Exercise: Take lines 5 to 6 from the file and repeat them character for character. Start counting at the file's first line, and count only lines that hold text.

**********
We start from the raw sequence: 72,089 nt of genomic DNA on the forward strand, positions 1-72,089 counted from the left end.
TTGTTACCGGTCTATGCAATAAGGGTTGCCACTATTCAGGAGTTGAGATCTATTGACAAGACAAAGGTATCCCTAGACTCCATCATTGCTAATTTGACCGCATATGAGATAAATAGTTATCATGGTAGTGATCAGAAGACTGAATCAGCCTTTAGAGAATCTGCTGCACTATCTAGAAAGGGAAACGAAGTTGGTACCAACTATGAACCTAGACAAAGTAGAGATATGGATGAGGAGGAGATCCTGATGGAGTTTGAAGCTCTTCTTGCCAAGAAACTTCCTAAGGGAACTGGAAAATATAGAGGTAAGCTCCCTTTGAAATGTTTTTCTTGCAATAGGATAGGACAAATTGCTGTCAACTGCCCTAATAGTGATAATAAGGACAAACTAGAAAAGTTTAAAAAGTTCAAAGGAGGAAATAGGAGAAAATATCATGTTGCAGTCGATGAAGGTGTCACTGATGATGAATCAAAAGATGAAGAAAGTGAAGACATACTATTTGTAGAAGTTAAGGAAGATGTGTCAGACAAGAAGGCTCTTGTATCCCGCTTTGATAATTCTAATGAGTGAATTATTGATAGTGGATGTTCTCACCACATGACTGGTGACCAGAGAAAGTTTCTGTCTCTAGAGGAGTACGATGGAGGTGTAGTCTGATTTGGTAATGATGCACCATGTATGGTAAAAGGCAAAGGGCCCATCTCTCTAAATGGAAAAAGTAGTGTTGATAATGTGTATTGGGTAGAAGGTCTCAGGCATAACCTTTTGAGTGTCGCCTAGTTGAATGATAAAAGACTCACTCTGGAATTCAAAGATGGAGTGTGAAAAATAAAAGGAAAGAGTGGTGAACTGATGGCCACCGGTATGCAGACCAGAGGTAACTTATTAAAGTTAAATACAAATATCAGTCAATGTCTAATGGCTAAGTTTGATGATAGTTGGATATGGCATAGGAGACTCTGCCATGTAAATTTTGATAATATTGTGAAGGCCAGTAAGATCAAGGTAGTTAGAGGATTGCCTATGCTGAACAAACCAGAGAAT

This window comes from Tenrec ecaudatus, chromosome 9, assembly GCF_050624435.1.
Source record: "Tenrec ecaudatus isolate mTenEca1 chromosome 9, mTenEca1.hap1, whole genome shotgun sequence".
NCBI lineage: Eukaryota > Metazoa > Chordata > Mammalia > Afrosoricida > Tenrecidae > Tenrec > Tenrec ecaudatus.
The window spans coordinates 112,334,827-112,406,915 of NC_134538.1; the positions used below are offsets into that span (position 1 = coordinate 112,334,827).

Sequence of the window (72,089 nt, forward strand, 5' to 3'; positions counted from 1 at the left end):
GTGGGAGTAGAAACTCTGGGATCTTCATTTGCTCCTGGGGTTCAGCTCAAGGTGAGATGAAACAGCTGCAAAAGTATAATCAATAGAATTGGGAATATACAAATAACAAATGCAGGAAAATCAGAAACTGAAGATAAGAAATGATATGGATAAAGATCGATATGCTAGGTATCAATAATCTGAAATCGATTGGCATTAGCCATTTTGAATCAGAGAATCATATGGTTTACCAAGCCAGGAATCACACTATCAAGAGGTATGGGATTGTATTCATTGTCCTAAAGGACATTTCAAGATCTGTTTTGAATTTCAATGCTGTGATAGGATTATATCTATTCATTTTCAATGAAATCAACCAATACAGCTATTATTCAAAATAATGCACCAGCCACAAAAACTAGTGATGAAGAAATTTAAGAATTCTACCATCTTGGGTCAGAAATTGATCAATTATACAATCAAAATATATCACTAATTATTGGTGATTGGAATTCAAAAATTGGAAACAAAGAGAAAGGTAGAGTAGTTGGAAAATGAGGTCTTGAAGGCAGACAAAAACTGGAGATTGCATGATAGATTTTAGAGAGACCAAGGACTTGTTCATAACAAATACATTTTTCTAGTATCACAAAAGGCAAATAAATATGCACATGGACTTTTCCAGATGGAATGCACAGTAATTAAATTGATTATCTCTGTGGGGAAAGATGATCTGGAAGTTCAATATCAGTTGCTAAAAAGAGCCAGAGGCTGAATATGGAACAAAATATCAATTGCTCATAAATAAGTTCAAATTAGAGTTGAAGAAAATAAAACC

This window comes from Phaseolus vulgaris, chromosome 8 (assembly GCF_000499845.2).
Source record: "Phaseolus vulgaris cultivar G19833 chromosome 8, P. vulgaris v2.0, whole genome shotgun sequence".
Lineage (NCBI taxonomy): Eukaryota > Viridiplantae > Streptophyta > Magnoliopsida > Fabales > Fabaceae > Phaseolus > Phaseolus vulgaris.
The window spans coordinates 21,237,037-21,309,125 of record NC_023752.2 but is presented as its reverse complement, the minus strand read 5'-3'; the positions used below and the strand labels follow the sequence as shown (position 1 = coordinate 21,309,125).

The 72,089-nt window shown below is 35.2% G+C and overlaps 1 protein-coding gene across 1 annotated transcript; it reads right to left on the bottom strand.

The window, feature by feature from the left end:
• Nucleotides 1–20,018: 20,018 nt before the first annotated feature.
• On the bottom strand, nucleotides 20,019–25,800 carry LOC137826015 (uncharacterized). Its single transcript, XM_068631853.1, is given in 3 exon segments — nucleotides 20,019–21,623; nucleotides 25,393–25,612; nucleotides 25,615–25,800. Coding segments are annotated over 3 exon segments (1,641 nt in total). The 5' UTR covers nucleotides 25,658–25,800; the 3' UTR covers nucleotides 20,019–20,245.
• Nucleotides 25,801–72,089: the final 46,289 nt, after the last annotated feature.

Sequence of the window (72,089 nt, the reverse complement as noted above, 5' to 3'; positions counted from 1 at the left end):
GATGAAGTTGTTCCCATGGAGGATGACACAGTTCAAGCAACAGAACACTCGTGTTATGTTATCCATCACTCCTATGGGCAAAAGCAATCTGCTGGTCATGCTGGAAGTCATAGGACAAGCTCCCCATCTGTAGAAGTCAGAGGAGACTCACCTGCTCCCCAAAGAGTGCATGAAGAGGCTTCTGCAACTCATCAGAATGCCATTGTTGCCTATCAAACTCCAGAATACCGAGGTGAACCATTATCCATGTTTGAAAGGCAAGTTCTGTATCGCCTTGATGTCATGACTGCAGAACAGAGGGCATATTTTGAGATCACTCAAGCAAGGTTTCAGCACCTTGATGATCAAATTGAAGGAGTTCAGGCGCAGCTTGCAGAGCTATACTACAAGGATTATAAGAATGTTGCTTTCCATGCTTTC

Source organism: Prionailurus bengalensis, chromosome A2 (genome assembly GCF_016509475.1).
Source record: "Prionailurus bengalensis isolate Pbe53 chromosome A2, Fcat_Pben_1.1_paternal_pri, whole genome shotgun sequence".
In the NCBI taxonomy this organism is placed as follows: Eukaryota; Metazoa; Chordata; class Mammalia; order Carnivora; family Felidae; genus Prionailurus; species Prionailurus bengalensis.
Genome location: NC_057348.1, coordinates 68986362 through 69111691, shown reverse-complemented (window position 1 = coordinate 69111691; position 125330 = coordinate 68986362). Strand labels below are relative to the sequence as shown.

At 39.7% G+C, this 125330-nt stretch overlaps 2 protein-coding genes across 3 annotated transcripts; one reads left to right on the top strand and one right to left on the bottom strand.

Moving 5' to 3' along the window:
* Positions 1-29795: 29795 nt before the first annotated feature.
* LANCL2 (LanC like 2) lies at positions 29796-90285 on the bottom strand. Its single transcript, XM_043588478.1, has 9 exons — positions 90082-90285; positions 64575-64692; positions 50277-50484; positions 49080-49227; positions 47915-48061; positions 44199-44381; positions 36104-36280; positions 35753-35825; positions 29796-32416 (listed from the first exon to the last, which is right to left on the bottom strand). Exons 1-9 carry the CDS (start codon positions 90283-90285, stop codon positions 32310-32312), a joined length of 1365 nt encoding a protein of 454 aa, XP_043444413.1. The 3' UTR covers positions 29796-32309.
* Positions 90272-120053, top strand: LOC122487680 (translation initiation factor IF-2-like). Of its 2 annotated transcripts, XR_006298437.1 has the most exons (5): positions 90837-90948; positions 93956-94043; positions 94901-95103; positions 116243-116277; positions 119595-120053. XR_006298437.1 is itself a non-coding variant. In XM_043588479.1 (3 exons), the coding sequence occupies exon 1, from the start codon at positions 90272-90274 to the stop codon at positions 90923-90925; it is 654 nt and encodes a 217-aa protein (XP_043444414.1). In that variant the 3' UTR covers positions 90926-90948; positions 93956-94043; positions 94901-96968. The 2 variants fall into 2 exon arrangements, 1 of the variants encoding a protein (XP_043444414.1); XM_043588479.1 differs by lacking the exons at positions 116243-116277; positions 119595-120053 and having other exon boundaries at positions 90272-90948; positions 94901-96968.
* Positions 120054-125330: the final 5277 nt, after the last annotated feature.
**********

NCBI lineage: Eukaryota > Metazoa > Chordata > Mammalia > Afrosoricida > Tenrecidae > Tenrec > Tenrec ecaudatus.
The window spans coordinates 112,334,827-112,406,915 of NC_134538.1; the positions used below are offsets into that span (position 1 = coordinate 112,334,827).